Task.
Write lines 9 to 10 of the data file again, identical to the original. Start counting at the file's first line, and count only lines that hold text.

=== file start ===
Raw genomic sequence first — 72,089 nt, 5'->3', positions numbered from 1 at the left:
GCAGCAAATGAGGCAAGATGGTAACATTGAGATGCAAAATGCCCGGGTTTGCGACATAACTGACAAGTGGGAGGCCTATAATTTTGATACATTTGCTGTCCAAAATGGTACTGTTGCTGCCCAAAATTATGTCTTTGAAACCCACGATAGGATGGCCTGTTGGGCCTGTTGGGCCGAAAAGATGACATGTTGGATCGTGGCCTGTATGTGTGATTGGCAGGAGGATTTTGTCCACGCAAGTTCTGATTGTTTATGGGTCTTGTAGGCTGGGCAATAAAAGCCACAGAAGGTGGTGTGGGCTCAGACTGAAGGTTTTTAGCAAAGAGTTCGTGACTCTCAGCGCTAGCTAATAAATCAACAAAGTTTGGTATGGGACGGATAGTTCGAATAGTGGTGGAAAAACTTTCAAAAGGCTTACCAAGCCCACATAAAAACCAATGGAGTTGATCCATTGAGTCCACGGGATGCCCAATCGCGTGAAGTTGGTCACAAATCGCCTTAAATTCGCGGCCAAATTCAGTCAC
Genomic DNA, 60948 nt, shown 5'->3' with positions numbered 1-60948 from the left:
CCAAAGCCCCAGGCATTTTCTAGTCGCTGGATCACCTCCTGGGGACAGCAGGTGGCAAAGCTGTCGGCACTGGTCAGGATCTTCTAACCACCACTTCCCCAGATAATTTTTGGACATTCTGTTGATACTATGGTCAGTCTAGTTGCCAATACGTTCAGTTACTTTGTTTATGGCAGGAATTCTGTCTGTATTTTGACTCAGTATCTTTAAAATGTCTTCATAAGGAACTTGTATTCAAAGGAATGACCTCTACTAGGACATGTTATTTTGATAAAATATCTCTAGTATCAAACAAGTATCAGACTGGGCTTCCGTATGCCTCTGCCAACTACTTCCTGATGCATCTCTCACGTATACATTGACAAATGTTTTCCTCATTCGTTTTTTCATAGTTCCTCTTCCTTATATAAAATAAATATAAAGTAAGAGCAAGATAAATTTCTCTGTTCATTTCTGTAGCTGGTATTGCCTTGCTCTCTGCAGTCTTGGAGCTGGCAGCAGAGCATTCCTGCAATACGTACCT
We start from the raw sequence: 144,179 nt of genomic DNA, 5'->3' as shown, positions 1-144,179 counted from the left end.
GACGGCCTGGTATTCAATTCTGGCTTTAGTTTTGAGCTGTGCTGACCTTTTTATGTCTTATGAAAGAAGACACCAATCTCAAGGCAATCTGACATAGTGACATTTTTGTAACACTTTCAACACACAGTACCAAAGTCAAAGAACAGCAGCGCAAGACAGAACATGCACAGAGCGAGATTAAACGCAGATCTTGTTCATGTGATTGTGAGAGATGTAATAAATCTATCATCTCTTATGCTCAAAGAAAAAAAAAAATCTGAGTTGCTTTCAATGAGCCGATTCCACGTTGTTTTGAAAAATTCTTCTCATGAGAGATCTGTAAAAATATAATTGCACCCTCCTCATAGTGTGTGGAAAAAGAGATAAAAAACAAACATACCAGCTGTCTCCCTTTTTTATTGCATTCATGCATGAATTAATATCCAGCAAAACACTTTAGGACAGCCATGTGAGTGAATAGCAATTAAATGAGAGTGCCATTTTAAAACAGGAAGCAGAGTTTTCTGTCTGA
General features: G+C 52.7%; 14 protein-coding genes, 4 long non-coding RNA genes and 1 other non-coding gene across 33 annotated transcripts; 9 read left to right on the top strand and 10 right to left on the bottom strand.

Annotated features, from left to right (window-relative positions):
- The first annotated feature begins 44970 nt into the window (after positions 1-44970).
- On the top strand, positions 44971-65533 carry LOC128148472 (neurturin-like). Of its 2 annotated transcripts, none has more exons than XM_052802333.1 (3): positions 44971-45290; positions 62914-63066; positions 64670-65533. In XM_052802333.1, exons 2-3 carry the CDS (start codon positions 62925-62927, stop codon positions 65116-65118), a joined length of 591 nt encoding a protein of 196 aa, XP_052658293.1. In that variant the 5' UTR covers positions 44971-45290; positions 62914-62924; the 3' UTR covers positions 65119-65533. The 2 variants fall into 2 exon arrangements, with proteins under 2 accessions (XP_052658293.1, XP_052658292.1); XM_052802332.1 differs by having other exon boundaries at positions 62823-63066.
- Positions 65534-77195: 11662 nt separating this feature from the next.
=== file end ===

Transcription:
- The first annotated feature begins 44970 nt into the window (after positions 1-44970).
- On the top strand, positions 44971-65533 carry LOC128148472 (neurturin-like). Of its 2 annotated transcripts, none has more exons than XM_052802333.1 (3): positions 44971-45290; positions 62914-63066; positions 64670-65533. In XM_052802333.1, exons 2-3 carry the CDS (start codon positions 62925-62927, stop codon positions 65116-65118), a joined length of 591 nt encoding a protein of 196 aa, XP_052658293.1. In that variant the 5' UTR covers positions 44971-45290; positions 62914-62924; the 3' UTR covers positions 65119-65533. The 2 variants fall into 2 exon arrangements, with proteins under 2 accessions (XP_052658293.1, XP_052658292.1); XM_052802332.1 differs by having other exon boundaries at positions 62823-63066.